• The three psychological needs affecting the motivation of a revenue development rep (RDR) are competence, autonomy and relatedness
  • Here are some do’s and don’ts for maximizing your RDRs’ experience of each psychological need
  • Ask RDRs to create their own skill development plan with your guidance, but don’t be afraid to coach

In my last post, I introduced the concept of psychological needs and how they affect the motivation of a revenue development representative (RDR) to do his or her best. The research I discussed has shown that all people have three basic psychological needs, and the extent to which those needs are met determines in large part whether people are self-motivated to do their best or instead must be provided with external motivators.

To review, the three needs are competence (the experience of gaining mastery or being good something), autonomy (the experience of having a say in how our work and life are conducted), and relatedness (feeling as though we belong, are a good fit for the job and the organization, and share values and goals with the company and coworkers).

Here are some do’s and don’ts for maximizing your RDRs’ experience of each of the psychological needs.


  • Do specialize roles. RDRs will be more competent when specialized – which is good news for the business, too. Don’t require RDRs spend time on tasks not related to the key outcomes for the role.
  • Do provide tools, training and coaching to enable success. Don’t take a “sink or swim” approach. Most RDRs will swim just well enough to keep from drowning but not well enough to meet your organization’s goals.
  • Do segregate major task families into large blocks of time. Competence isn’t achieved while multi-tasking, so set up large blocks of uninterrupted time for the major tasks. Don’t leave it up to RDRs to make up their schedule as they go along.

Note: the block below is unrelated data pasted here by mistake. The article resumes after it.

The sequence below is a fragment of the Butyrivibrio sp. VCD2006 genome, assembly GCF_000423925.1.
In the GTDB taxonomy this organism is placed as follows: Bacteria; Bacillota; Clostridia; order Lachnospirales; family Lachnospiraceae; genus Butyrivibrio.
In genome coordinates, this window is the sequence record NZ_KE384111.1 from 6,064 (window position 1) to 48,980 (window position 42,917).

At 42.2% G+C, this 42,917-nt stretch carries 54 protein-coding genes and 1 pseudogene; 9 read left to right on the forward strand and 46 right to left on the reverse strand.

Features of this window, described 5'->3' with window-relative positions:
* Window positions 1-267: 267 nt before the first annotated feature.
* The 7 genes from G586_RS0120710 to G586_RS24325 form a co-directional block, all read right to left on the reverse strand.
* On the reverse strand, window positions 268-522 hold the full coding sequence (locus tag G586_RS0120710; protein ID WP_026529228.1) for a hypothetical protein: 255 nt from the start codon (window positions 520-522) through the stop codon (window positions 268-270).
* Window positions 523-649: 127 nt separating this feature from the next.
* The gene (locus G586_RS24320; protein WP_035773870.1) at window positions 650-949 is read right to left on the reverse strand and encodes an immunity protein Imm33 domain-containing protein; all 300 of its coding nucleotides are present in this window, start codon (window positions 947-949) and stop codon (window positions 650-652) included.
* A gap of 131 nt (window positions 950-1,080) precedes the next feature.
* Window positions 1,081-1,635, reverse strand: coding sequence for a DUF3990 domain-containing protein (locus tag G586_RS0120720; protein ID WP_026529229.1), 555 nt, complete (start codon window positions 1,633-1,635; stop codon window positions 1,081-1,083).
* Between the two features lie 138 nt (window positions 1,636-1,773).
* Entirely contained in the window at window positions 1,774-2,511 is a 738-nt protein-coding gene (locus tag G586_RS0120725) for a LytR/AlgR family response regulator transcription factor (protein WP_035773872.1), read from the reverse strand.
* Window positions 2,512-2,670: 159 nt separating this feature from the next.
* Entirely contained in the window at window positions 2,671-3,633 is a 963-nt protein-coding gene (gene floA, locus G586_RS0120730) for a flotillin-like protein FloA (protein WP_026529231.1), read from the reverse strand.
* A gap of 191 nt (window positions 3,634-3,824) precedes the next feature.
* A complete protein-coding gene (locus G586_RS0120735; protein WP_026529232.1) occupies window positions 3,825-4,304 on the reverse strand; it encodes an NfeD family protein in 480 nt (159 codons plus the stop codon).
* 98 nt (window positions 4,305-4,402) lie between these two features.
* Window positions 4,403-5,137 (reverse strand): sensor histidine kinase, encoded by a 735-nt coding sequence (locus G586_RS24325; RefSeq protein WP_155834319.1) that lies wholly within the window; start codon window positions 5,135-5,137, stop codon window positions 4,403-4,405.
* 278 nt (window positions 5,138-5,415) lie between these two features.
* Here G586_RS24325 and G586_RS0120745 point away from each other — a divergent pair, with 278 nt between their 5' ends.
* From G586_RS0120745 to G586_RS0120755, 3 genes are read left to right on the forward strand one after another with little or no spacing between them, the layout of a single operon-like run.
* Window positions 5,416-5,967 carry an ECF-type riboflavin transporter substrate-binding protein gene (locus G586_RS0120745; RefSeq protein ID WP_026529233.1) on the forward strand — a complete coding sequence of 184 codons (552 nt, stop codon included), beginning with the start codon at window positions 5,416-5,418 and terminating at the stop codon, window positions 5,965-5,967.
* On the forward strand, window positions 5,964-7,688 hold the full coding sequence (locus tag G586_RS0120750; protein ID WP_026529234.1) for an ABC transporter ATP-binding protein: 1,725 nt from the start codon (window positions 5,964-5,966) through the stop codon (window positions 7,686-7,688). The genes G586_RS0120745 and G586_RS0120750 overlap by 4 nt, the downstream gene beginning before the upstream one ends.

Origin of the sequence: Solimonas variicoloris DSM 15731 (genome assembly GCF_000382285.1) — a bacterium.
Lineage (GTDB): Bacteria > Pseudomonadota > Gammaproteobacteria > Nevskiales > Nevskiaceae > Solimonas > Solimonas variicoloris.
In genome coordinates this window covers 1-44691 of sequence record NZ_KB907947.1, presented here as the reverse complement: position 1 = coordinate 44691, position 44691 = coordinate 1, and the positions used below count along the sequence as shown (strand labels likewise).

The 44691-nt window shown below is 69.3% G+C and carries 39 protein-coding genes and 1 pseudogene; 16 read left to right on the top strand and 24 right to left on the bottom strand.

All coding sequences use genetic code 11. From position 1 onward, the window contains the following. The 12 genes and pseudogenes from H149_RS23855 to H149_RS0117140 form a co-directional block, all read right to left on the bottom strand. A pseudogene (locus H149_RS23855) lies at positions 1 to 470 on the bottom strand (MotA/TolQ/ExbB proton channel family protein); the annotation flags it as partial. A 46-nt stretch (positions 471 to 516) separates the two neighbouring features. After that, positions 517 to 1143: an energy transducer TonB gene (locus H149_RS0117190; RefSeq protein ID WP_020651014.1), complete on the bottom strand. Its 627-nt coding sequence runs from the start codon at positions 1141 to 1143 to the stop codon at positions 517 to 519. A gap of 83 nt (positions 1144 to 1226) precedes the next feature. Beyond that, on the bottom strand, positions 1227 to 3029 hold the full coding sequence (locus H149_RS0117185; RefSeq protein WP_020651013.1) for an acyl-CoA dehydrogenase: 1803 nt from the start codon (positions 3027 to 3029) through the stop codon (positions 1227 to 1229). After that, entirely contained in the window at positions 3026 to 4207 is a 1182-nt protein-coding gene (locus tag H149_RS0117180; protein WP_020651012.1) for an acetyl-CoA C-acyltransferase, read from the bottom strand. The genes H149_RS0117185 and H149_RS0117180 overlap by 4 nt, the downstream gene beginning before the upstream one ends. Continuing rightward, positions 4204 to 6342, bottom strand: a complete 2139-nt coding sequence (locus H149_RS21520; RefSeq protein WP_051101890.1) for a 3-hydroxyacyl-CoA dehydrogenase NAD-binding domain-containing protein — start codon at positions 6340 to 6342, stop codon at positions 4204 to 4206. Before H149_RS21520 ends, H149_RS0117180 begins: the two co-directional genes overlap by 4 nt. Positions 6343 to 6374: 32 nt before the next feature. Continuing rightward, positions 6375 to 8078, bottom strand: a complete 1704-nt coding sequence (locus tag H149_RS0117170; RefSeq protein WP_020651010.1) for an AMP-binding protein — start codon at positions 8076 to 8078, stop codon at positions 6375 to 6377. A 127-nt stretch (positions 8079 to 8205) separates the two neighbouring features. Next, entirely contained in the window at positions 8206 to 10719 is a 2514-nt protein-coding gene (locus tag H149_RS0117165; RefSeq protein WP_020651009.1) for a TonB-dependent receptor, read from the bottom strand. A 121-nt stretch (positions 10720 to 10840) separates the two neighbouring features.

• Do collect, develop and propagate best practices. Too often, a teleprospecting function is a “roll your own” affair. Instead, make it a center of excellence. Don’t leave RDRs to their own devices when figuring out how best to do the job.
  • Do create in-role certification and achievement milestones to formally recognize competence. Don’t promote people to jobs for which they are not well suited.


  • The focus on best practices must be balanced by opportunities for autonomy. Do provide autonomy by involving the entire team in the process of developing and iterating on the best practices. Actively encourage and recognize new, effective twists on existing best practices. Don’t script calls.
  • Do ask RDRs to create their own skill development plan with your guidance. Ask them what they want to get out of their role. Listen for what’s possible and help your team members achieve it. Don’t be afraid to coach.


  • Do consistently enforce work rules and performance standards. Top performers will not feel related to teammates who are disengaged or incapable. Don’t hire people who cannot or will not sign up for the mission and values of the company and the team.
  • Do make the job about authentically connecting with prospects and developing new relationships. Don’t position prospects as adversaries who must be overcome for the RDRs to make their numbers.
  • Do get feedback on every lead the team produces. This is their most tangible connection to the mission of the company. Don’t think that calling the RDRs a team is good enough, and don’t provide team-based incentives if RDRs have no way of materially influencing the performance of their teammates.